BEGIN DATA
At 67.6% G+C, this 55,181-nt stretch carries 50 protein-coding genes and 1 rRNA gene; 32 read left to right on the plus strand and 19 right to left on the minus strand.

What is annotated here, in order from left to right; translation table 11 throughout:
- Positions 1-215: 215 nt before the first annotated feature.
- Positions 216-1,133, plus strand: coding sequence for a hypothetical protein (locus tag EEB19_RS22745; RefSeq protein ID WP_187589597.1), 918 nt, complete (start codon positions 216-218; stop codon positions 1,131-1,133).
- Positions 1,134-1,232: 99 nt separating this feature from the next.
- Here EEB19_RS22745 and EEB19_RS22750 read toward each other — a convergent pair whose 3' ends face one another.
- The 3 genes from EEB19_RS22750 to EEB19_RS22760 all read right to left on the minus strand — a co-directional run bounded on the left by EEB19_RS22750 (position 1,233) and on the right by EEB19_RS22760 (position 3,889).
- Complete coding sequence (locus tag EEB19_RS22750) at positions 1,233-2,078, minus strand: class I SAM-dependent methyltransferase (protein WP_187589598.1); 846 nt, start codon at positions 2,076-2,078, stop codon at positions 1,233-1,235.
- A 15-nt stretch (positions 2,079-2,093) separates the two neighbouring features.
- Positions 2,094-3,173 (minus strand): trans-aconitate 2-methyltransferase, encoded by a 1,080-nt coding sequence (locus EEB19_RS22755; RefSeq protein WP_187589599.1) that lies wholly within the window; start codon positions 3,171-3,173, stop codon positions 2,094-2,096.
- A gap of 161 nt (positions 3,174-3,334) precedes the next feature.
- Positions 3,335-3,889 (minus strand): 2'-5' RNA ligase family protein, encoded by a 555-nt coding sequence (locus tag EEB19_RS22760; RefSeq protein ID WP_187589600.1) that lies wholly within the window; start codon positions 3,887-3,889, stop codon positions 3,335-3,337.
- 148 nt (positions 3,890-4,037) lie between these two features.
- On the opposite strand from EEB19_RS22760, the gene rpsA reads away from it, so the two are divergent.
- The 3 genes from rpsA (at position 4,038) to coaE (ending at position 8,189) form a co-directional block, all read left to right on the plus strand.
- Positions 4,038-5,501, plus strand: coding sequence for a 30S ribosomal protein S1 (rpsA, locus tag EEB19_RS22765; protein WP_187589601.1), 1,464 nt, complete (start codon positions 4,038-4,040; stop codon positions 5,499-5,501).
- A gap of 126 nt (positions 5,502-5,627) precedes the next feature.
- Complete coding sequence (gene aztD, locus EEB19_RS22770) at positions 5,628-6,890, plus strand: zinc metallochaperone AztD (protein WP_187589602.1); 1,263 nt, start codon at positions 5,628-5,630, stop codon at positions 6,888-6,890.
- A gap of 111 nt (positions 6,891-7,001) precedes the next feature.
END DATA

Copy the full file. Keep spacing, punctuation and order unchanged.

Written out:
At 67.6% G+C, this 55,181-nt stretch carries 50 protein-coding genes and 1 rRNA gene; 32 read left to right on the plus strand and 19 right to left on the minus strand.

What is annotated here, in order from left to right; translation table 11 throughout:
- Positions 1-215: 215 nt before the first annotated feature.
- Positions 216-1,133, plus strand: coding sequence for a hypothetical protein (locus tag EEB19_RS22745; RefSeq protein ID WP_187589597.1), 918 nt, complete (start codon positions 216-218; stop codon positions 1,131-1,133).
- Positions 1,134-1,232: 99 nt separating this feature from the next.
- Here EEB19_RS22745 and EEB19_RS22750 read toward each other — a convergent pair whose 3' ends face one another.
- The 3 genes from EEB19_RS22750 to EEB19_RS22760 all read right to left on the minus strand — a co-directional run bounded on the left by EEB19_RS22750 (position 1,233) and on the right by EEB19_RS22760 (position 3,889).
- Complete coding sequence (locus tag EEB19_RS22750) at positions 1,233-2,078, minus strand: class I SAM-dependent methyltransferase (protein WP_187589598.1); 846 nt, start codon at positions 2,076-2,078, stop codon at positions 1,233-1,235.
- A 15-nt stretch (positions 2,079-2,093) separates the two neighbouring features.
- Positions 2,094-3,173 (minus strand): trans-aconitate 2-methyltransferase, encoded by a 1,080-nt coding sequence (locus EEB19_RS22755; RefSeq protein WP_187589599.1) that lies wholly within the window; start codon positions 3,171-3,173, stop codon positions 2,094-2,096.
- A gap of 161 nt (positions 3,174-3,334) precedes the next feature.
- Positions 3,335-3,889 (minus strand): 2'-5' RNA ligase family protein, encoded by a 555-nt coding sequence (locus tag EEB19_RS22760; RefSeq protein ID WP_187589600.1) that lies wholly within the window; start codon positions 3,887-3,889, stop codon positions 3,335-3,337.
- 148 nt (positions 3,890-4,037) lie between these two features.
- On the opposite strand from EEB19_RS22760, the gene rpsA reads away from it, so the two are divergent.
- The 3 genes from rpsA (at position 4,038) to coaE (ending at position 8,189) form a co-directional block, all read left to right on the plus strand.
- Positions 4,038-5,501, plus strand: coding sequence for a 30S ribosomal protein S1 (rpsA, locus tag EEB19_RS22765; protein WP_187589601.1), 1,464 nt, complete (start codon positions 4,038-4,040; stop codon positions 5,499-5,501).
- A gap of 126 nt (positions 5,502-5,627) precedes the next feature.
- Complete coding sequence (gene aztD, locus EEB19_RS22770) at positions 5,628-6,890, plus strand: zinc metallochaperone AztD (protein WP_187589602.1); 1,263 nt, start codon at positions 5,628-5,630, stop codon at positions 6,888-6,890.
- A gap of 111 nt (positions 6,891-7,001) precedes the next feature.